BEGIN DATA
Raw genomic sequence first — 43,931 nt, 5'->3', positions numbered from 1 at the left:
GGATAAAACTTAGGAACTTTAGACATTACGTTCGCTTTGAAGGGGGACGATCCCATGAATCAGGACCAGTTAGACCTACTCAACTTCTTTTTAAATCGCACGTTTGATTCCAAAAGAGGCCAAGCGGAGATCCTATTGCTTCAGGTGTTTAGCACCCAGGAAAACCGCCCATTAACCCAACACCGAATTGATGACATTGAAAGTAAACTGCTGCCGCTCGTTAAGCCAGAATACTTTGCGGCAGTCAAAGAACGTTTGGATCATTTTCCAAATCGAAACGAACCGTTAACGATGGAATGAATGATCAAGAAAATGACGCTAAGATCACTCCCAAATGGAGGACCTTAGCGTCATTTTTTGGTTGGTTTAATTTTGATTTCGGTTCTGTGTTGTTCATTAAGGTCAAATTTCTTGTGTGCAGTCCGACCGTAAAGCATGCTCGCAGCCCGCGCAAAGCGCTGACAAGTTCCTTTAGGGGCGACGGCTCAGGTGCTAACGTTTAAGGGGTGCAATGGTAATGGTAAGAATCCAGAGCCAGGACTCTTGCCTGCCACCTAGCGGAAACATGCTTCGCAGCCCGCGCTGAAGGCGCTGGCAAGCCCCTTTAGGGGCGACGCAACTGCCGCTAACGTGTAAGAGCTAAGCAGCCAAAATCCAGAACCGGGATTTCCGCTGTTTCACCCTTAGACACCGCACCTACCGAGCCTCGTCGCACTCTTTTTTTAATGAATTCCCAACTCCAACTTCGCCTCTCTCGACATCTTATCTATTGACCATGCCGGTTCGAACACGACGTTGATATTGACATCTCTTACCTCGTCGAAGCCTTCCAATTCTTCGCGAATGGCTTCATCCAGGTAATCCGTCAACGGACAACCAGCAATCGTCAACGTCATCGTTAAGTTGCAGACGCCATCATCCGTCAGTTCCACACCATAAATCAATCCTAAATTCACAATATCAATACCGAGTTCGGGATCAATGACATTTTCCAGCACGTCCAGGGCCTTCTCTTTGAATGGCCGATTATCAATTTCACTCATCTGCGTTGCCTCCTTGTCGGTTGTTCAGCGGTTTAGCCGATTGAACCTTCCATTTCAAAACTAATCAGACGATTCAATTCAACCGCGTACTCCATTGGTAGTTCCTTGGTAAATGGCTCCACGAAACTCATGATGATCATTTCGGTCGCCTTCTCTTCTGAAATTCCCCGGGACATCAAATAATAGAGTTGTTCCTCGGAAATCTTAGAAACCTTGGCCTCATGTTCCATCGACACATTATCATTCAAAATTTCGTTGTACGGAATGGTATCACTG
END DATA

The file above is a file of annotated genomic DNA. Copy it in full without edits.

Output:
Raw genomic sequence first — 43,931 nt, 5'->3', positions numbered from 1 at the left:
GGATAAAACTTAGGAACTTTAGACATTACGTTCGCTTTGAAGGGGGACGATCCCATGAATCAGGACCAGTTAGACCTACTCAACTTCTTTTTAAATCGCACGTTTGATTCCAAAAGAGGCCAAGCGGAGATCCTATTGCTTCAGGTGTTTAGCACCCAGGAAAACCGCCCATTAACCCAACACCGAATTGATGACATTGAAAGTAAACTGCTGCCGCTCGTTAAGCCAGAATACTTTGCGGCAGTCAAAGAACGTTTGGATCATTTTCCAAATCGAAACGAACCGTTAACGATGGAATGAATGATCAAGAAAATGACGCTAAGATCACTCCCAAATGGAGGACCTTAGCGTCATTTTTTGGTTGGTTTAATTTTGATTTCGGTTCTGTGTTGTTCATTAAGGTCAAATTTCTTGTGTGCAGTCCGACCGTAAAGCATGCTCGCAGCCCGCGCAAAGCGCTGACAAGTTCCTTTAGGGGCGACGGCTCAGGTGCTAACGTTTAAGGGGTGCAATGGTAATGGTAAGAATCCAGAGCCAGGACTCTTGCCTGCCACCTAGCGGAAACATGCTTCGCAGCCCGCGCTGAAGGCGCTGGCAAGCCCCTTTAGGGGCGACGCAACTGCCGCTAACGTGTAAGAGCTAAGCAGCCAAAATCCAGAACCGGGATTTCCGCTGTTTCACCCTTAGACACCGCACCTACCGAGCCTCGTCGCACTCTTTTTTTAATGAATTCCCAACTCCAACTTCGCCTCTCTCGACATCTTATCTATTGACCATGCCGGTTCGAACACGACGTTGATATTGACATCTCTTACCTCGTCGAAGCCTTCCAATTCTTCGCGAATGGCTTCATCCAGGTAATCCGTCAACGGACAACCAGCAATCGTCAACGTCATCGTTAAGTTGCAGACGCCATCATCCGTCAGTTCCACACCATAAATCAATCCTAAATTCACAATATCAATACCGAGTTCGGGATCAATGACATTTTCCAGCACGTCCAGGGCCTTCTCTTTGAATGGCCGATTATCAATTTCACTCATCTGCGTTGCCTCCTTGTCGGTTGTTCAGCGGTTTAGCCGATTGAACCTTCCATTTCAAAACTAATCAGACGATTCAATTCAACCGCGTACTCCATTGGTAGTTCCTTGGTAAATGGCTCCACGAAACTCATGATGATCATTTCGGTCGCCTTCTCTTCTGAAATTCCCCGGGACATCAAATAATAGAGTTGTTCCTCGGAAATCTTAGAAACCTTGGCCTCATGTTCCATCGACACATTATCATTCAAAATTTCGTTGTACGGAATGGTATCACTG